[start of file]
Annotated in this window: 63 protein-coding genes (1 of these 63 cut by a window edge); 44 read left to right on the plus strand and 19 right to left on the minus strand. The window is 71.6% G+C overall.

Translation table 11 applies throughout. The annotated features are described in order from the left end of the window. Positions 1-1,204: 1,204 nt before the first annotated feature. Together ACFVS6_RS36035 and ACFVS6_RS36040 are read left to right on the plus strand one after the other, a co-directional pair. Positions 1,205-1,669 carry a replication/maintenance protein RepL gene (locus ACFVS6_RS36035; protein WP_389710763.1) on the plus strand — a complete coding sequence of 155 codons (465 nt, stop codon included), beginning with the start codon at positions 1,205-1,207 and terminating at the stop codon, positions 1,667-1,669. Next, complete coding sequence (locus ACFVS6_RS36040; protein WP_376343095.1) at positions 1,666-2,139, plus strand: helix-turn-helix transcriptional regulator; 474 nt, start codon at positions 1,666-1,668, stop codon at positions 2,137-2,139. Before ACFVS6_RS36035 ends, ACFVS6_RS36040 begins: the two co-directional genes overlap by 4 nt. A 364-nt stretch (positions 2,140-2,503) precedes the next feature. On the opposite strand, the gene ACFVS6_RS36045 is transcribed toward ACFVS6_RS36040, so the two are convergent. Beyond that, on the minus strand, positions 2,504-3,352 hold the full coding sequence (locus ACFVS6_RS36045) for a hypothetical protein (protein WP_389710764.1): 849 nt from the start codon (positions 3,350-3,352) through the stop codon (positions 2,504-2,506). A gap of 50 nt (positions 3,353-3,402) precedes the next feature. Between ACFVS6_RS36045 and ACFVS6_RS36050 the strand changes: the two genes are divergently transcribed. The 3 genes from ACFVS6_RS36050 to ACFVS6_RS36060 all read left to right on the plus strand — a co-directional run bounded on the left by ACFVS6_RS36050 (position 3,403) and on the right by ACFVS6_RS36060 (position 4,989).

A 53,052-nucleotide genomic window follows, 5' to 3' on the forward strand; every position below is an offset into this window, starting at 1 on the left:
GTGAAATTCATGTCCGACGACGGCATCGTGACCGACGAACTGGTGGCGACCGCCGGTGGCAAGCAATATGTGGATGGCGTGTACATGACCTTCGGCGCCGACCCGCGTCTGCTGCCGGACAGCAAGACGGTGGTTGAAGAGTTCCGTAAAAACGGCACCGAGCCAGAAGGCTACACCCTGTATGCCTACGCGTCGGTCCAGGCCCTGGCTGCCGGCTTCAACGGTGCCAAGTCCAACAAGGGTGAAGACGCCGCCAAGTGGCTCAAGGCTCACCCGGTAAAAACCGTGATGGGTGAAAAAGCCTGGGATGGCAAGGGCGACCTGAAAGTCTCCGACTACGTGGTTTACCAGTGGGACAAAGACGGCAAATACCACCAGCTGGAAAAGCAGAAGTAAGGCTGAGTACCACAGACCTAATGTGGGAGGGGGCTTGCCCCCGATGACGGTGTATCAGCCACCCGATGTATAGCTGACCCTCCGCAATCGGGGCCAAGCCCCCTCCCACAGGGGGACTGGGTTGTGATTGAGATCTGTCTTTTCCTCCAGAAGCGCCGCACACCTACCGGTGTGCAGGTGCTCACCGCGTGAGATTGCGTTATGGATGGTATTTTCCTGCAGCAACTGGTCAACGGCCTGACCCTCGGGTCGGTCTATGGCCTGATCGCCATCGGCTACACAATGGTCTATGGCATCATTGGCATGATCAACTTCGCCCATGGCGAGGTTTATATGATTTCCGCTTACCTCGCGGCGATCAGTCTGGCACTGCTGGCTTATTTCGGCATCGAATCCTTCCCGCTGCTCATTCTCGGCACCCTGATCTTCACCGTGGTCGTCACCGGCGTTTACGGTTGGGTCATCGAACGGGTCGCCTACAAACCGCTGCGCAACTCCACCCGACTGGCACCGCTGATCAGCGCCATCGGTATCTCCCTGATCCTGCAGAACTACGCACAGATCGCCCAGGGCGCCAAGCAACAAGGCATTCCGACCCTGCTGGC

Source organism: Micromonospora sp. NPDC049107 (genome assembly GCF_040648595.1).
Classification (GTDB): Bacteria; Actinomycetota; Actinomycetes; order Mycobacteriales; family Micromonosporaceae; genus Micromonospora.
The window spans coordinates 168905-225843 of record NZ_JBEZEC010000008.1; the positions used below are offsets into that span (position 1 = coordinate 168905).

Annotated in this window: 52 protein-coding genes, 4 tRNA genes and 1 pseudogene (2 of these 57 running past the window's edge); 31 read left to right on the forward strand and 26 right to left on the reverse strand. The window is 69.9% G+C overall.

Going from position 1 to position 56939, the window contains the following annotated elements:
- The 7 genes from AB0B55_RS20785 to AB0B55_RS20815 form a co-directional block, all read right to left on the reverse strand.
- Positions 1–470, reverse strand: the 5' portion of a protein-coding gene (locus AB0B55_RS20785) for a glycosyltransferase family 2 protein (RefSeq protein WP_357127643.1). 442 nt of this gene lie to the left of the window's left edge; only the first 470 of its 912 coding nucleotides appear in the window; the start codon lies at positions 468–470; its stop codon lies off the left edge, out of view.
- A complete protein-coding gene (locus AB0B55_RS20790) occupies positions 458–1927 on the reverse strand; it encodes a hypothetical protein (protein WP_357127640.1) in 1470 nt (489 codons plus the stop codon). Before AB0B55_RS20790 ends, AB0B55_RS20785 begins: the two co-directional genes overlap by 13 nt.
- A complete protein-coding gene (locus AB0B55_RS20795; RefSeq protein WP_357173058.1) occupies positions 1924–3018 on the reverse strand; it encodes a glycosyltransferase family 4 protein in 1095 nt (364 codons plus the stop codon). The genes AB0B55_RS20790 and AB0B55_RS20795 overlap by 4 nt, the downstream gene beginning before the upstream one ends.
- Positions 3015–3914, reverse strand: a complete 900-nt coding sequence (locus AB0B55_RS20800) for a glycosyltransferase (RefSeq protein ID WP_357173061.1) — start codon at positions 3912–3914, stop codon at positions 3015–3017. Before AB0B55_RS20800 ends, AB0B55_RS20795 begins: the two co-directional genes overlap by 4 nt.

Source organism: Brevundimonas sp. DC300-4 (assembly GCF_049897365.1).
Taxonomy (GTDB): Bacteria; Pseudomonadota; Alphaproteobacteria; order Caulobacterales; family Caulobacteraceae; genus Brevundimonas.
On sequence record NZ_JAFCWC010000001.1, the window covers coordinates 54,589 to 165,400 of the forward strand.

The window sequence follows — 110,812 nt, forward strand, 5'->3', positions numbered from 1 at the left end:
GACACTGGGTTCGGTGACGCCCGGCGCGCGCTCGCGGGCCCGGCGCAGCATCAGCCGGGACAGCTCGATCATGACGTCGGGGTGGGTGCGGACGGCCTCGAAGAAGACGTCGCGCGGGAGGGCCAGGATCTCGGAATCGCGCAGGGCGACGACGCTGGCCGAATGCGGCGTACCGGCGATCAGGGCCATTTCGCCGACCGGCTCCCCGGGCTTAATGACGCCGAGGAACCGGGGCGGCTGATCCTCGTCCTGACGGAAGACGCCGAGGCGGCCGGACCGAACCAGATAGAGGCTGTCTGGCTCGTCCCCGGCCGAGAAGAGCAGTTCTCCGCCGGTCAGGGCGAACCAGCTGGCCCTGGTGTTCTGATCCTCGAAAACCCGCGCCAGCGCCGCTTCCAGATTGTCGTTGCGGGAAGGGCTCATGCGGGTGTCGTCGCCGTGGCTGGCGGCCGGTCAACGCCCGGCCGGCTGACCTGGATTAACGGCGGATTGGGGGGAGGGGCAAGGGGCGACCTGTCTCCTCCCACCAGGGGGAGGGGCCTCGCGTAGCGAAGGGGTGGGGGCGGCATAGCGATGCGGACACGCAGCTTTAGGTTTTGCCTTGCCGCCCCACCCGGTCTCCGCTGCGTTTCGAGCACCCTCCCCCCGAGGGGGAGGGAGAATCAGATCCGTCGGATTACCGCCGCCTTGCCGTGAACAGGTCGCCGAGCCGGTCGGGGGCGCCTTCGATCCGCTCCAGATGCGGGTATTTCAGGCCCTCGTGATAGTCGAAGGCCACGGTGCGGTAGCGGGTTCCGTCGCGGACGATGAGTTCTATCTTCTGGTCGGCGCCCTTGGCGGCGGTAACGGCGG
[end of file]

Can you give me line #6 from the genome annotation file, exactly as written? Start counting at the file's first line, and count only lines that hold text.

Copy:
Classification (GTDB): Bacteria; Actinomycetota; Actinomycetes; order Mycobacteriales; family Micromonosporaceae; genus Micromonospora.